Renewable energy in Iowa hit new headwinds Tuesday as Madison County supervisors passed the state’s first moratorium on new wind turbine installations and Adair County leaders said they were considering capping the number of turbines in their county, effectively stopping new construction.
Madison County supervisors voted 2-1 to approve their moratorium, which also applies to new solar energy installations. It is slated to run through October 2020 but could end earlier with the passage of a new ordinance, the supervisors said.
They said they’ll use the time to develop a new ordinance to guide renewable energy construction. Dissenting Supervisor Phil Clifton didn’t disagree with the need for a moratorium, but said he didn’t think it would take a year to draw up the new ordinance.
The moratorium would not affect a 52-turbine wind farm MidAmerican Energy has under development in the county, and the utility said it has no plans to legally challenge the moratorium.
The project has already received county approval, but it’s been tied up in a citizens’ lawsuit that is currently under appeal.
Complaining of headaches, nausea and interrupted sleep in connection with the turbines’ noise and spinning blades, Madison County residents have been battling over wind energy development, especially after the county’s board of health passed a resolution in August calling for wind turbines to sit at least a mile and a half away from homes.
The proposed setback requirement is five times larger than MidAmerican has proposed for its most recent wind farm project.
The health board said greater distance from turbines is needed, given “the potential for negative health effects associated with commercial wind turbines.”
The Iowa Environmental Council sponsored a study looking at research into the health effects of wind turbines and found that the sound may be annoying, but no adverse health effects have been established.
Opponents said not enough research has been conducted into turbines’ health effects.
A MidAmerican spokesman said the setback requirement “would completely wipe out any future wind development in Iowa” if other Iowa counties were to adopt a similar requirement.
Madison County’s supervisors have taken no action on the health board’s recommendation.
When asked if it would support legislative efforts for statewide requirement on wind development, MidAmerican said Tuesday it isn’t seeking legislation.
But the utility added: “If someone introduces legislation, we would evaluate it to determine whether it benefits renewable development and our customers.”
Aaron Price, the Madison County board of supervisors chairman, said he would oppose any legislative effort limiting how local leaders regulate renewable energy development.
Gov. Kim Reynolds has said farmers and local governments welcome the added income from wind turbines. But, she added, it’s up to local governments to determine how they operate.
In Adair County, county supervisors Chairman Matt Wedemeyer said the rapid growth of wind energy installations has been alarming.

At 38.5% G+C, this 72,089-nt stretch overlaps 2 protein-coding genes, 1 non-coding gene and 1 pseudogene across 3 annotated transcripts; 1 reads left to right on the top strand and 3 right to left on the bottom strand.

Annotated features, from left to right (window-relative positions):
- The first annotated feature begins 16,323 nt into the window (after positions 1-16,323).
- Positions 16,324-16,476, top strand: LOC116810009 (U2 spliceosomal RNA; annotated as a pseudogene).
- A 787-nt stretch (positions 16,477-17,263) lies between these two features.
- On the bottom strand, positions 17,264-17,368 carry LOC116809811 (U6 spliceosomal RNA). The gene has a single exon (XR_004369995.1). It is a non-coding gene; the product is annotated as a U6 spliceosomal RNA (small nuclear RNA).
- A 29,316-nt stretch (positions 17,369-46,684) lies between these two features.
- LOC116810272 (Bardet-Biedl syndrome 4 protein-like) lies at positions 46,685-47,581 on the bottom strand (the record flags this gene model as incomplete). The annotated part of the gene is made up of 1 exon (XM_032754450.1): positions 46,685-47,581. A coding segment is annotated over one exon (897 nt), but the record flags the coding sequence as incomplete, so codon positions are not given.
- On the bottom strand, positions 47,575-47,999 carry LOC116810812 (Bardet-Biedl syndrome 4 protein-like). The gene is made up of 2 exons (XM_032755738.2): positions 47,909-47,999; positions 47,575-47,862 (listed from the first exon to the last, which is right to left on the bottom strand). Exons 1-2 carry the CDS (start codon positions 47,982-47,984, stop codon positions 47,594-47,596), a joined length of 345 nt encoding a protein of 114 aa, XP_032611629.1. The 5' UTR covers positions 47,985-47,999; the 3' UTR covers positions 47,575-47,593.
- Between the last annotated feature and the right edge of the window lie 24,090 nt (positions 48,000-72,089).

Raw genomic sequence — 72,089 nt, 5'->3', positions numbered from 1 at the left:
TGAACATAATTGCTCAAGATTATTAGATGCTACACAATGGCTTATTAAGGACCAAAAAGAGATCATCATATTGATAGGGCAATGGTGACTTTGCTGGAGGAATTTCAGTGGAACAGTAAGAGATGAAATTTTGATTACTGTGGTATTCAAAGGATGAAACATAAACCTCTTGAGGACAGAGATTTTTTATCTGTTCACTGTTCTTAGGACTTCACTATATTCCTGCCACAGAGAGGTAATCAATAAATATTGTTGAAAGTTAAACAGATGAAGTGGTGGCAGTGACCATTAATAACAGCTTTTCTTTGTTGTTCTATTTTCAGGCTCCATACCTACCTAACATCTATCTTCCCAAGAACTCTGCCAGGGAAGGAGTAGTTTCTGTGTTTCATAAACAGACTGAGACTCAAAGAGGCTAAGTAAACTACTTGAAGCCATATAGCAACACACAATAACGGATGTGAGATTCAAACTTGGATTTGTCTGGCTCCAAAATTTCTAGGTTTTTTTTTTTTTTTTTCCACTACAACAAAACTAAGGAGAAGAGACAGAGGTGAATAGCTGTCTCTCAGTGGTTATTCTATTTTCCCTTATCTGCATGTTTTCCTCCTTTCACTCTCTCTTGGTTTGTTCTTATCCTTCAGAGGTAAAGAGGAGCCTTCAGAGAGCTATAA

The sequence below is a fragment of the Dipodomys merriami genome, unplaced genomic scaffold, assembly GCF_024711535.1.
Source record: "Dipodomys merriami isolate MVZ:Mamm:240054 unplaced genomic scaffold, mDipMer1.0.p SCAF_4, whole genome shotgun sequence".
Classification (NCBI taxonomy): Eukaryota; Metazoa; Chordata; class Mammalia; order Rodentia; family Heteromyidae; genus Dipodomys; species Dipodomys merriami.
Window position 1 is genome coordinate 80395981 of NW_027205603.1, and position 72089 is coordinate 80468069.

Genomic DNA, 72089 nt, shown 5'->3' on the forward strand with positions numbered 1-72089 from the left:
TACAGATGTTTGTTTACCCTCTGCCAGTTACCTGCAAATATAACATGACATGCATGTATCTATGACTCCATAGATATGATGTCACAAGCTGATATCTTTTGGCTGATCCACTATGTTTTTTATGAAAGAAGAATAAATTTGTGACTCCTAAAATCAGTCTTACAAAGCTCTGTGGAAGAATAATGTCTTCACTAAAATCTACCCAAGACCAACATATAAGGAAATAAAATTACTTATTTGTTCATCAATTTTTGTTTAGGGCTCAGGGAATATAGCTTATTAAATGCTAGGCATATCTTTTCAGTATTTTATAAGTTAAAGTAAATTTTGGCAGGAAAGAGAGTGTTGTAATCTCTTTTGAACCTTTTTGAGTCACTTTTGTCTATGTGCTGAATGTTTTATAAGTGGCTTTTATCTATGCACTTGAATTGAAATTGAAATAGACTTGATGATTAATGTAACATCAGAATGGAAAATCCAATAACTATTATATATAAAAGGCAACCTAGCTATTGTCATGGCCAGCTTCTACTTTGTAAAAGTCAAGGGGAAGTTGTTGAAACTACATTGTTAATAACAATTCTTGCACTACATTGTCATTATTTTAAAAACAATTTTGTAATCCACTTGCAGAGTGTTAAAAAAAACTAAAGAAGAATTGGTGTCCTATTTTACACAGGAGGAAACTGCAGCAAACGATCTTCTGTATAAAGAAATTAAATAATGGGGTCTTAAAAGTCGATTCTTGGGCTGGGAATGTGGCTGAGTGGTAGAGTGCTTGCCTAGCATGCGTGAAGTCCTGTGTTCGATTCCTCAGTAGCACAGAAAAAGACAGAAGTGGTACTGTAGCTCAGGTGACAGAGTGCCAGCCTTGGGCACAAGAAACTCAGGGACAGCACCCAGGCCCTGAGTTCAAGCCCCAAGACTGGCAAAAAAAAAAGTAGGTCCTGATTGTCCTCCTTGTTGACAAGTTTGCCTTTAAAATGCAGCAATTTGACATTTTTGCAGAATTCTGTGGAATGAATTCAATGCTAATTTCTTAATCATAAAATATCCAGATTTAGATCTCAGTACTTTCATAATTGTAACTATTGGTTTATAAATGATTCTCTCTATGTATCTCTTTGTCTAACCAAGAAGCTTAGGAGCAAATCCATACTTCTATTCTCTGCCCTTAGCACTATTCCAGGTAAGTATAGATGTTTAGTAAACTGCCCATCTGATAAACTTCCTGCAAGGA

“We went from about 140 turbines to 530, 540 turbines in a year. We just want to slow down future growth,” said Wedemeyer.
He said the board last week proposed limiting the number of turbines built in the county to 550. The board is weighing modifying an ordinance the county passed a year ago that makes new turbine construction more difficult, with a 2,000-foot setback from neighboring homes.
One draft of last year’s ordinance had a cap on the number of turbines, but it was withdrawn, Wedemeyer said. Still, he said, “We don’t want to see windmills built between windmills.”
MidAmerican Energy, which is behind the county’s turbine farms, says it isn’t planning to do that, he said. “But two-thirds of the county is under easement,” and could be used for wind development. “There are people are out there that would love another” turbine.
Wedemeyer said the new wind turbines in his county will generate close to $15 million in tax revenue when they’re fully assessed. “It’s huge. It’s significant,” he said.
“We need the revenue and what it will do for the county, but we appreciate the concerns of residents too,” Wedemeyer said.
Madison County also benefits from wind revenue. MidAmerican’s existing wind farm is expected to generate $38 million over about three decades, the utility said.
While it doesn’t plan to challenge the moratorium, “We will provide input to the county, when appropriate, as it drafts any renewable energy ordinance,” the company said in a written statement. “Our goal is to ensure that the ordinance is reasonable and workable.”
Each of the three supervisors has drafted an ordinance that the county attorney plans to use to develop a new ordinance for consideration.
The Iowa Environmental Council said the moratorium jeopardizes development, “especially in regard to solar development with a tax credit that expires at the end of 2019.”
“We hope to see new renewable energy development online soon, creating local jobs and providing economic benefit for residents,” said Kerri Johannsen, the group’s energy program director.
Tom Reavely, a Des Moines attorney representing residents who oppose the turbines, said the moratorium gives the county “time to get a good ordinance in place.”
Reavely told supervisors a resident called him to complain that a recent home appraisal revealed that the turbines drove down his property value. The family, he said, is “concerned if they could find a viable buyer.”
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